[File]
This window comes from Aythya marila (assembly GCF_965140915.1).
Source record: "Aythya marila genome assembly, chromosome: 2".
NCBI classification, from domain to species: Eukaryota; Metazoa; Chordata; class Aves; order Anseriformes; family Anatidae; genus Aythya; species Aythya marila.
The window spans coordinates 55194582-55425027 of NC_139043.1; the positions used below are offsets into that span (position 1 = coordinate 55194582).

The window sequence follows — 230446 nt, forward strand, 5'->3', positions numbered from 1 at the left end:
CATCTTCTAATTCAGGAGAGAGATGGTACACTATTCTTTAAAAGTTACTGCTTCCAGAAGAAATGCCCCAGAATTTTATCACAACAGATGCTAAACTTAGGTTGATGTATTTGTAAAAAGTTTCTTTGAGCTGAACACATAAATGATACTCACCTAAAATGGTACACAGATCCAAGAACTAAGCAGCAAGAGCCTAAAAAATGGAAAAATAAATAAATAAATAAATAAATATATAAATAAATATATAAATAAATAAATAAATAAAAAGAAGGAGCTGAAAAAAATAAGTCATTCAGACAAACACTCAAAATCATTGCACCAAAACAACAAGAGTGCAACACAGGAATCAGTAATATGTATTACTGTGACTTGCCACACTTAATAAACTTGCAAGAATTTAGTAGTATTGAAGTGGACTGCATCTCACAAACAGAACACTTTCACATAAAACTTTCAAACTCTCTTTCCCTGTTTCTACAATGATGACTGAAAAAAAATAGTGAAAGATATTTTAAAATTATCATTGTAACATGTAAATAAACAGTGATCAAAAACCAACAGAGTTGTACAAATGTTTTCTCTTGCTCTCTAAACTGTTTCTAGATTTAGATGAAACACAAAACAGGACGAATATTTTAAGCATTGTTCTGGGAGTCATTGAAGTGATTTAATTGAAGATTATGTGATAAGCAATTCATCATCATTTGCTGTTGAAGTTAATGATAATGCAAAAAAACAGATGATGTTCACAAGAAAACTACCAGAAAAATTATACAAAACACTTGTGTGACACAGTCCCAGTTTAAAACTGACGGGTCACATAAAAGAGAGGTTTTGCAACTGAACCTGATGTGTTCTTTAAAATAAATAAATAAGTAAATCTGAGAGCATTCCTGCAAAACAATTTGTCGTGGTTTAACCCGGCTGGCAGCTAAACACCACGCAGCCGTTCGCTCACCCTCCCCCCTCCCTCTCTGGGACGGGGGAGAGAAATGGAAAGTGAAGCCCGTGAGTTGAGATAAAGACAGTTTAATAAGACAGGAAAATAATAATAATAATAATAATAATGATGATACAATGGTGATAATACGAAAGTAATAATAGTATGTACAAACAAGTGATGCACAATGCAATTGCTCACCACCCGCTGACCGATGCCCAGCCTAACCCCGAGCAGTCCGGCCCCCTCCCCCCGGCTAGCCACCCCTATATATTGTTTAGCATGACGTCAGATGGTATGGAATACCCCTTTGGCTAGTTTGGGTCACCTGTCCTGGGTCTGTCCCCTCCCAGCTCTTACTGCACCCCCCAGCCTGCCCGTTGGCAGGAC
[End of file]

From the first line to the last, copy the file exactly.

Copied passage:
This window comes from Aythya marila (assembly GCF_965140915.1).
Source record: "Aythya marila genome assembly, chromosome: 2".
NCBI classification, from domain to species: Eukaryota; Metazoa; Chordata; class Aves; order Anseriformes; family Anatidae; genus Aythya; species Aythya marila.
The window spans coordinates 55194582-55425027 of NC_139043.1; the positions used below are offsets into that span (position 1 = coordinate 55194582).

The window sequence follows — 230446 nt, forward strand, 5'->3', positions numbered from 1 at the left end:
CATCTTCTAATTCAGGAGAGAGATGGTACACTATTCTTTAAAAGTTACTGCTTCCAGAAGAAATGCCCCAGAATTTTATCACAACAGATGCTAAACTTAGGTTGATGTATTTGTAAAAAGTTTCTTTGAGCTGAACACATAAATGATACTCACCTAAAATGGTACACAGATCCAAGAACTAAGCAGCAAGAGCCTAAAAAATGGAAAAATAAATAAATAAATAAATAAATATATAAATAAATATATAAATAAATAAATAAATAAAAAGAAGGAGCTGAAAAAAATAAGTCATTCAGACAAACACTCAAAATCATTGCACCAAAACAACAAGAGTGCAACACAGGAATCAGTAATATGTATTACTGTGACTTGCCACACTTAATAAACTTGCAAGAATTTAGTAGTATTGAAGTGGACTGCATCTCACAAACAGAACACTTTCACATAAAACTTTCAAACTCTCTTTCCCTGTTTCTACAATGATGACTGAAAAAAAATAGTGAAAGATATTTTAAAATTATCATTGTAACATGTAAATAAACAGTGATCAAAAACCAACAGAGTTGTACAAATGTTTTCTCTTGCTCTCTAAACTGTTTCTAGATTTAGATGAAACACAAAACAGGACGAATATTTTAAGCATTGTTCTGGGAGTCATTGAAGTGATTTAATTGAAGATTATGTGATAAGCAATTCATCATCATTTGCTGTTGAAGTTAATGATAATGCAAAAAAACAGATGATGTTCACAAGAAAACTACCAGAAAAATTATACAAAACACTTGTGTGACACAGTCCCAGTTTAAAACTGACGGGTCACATAAAAGAGAGGTTTTGCAACTGAACCTGATGTGTTCTTTAAAATAAATAAATAAGTAAATCTGAGAGCATTCCTGCAAAACAATTTGTCGTGGTTTAACCCGGCTGGCAGCTAAACACCACGCAGCCGTTCGCTCACCCTCCCCCCTCCCTCTCTGGGACGGGGGAGAGAAATGGAAAGTGAAGCCCGTGAGTTGAGATAAAGACAGTTTAATAAGACAGGAAAATAATAATAATAATAATAATAATGATGATACAATGGTGATAATACGAAAGTAATAATAGTATGTACAAACAAGTGATGCACAATGCAATTGCTCACCACCCGCTGACCGATGCCCAGCCTAACCCCGAGCAGTCCGGCCCCCTCCCCCCGGCTAGCCACCCCTATATATTGTTTAGCATGACGTCAGATGGTATGGAATACCCCTTTGGCTAGTTTGGGTCACCTGTCCTGGGTCTGTCCCCTCCCAGCTCTTACTGCACCCCCCAGCCTGCCCGTTGGCAGGAC